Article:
TOKYO (Reuters) - Toshiba Corp <6502.T> will decide on Monday to raise some $5 billion from overseas investors, allowing the troubled conglomerate remain a publicly traded company even if the sale of a key business is delayed, two people with direct knowledge of the process said.
Toshiba, reeling from the bankruptcy of its U.S. nuclear unit Westinghouse Co in the wake of an accounting scandal, needs to raise 750 billion yen ($6.7 billion) by the end of March to avoid being kicked off the Tokyo Stock Exchange.
The laptops-to-nuclear-reactors company has agreed to sell its prized NAND semiconductor unit for $18 billion, and is planning to sell its TV business and reportedly looking to hive off its personal-computer unit to raise cash.
But with the March deadline looming to avoid delisting and the chip sale threatened by antitrust concerns from China and elsewhere, Toshiba's board will on Monday approve a plan to raise 600 billion yen ($5.3 billion) by offering shares to a group of overseas investors, the sources said.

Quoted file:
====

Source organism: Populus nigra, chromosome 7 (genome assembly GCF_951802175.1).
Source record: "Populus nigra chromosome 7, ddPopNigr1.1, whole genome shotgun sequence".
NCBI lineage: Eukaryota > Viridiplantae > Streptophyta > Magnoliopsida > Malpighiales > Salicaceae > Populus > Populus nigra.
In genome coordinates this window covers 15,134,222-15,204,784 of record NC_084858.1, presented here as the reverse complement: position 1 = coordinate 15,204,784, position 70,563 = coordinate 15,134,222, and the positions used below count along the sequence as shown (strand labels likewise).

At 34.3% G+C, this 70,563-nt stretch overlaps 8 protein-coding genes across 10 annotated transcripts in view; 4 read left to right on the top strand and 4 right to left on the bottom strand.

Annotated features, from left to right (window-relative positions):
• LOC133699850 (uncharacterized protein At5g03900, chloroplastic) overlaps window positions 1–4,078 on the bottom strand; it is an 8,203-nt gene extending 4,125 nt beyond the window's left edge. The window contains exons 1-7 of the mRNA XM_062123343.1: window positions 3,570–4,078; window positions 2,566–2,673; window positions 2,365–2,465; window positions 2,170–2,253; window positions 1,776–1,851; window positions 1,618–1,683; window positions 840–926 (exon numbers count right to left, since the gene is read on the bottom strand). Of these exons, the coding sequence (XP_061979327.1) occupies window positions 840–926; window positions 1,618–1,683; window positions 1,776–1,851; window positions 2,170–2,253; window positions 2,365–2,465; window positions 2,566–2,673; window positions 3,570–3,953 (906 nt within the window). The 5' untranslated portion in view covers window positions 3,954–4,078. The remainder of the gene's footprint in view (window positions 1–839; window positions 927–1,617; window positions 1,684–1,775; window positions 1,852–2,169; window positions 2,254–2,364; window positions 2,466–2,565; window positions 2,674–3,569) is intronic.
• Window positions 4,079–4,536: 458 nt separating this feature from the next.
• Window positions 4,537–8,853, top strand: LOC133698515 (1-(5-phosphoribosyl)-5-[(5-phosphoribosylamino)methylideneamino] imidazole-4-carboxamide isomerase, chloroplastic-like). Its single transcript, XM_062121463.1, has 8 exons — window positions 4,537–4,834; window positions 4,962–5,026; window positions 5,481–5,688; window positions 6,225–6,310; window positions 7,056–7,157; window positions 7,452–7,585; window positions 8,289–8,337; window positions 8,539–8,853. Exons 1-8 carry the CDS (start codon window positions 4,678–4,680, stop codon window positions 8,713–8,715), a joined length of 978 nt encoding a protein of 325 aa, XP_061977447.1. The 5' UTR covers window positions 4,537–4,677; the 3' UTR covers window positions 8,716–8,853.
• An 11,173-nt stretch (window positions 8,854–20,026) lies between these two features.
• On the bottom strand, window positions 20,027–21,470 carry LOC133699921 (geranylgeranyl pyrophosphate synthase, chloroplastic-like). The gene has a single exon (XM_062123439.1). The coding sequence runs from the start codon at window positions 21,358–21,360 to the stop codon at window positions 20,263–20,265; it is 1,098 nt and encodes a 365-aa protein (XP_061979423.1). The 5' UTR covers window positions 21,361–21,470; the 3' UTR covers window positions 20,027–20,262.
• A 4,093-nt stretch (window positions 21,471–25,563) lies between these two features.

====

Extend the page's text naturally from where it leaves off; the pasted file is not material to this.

In addition, the sources told Reuters, Toshiba will agree to take upfront losses that will allow tax write-offs sufficient to boost its assets back above liabilities for the first time in two years - allowing the firm to remain listed.
Toshiba declined comment on the plan.
(Reporting by Taro Fuse; Additional reporting by Makiko Yamazaki; Editing by William Mallard)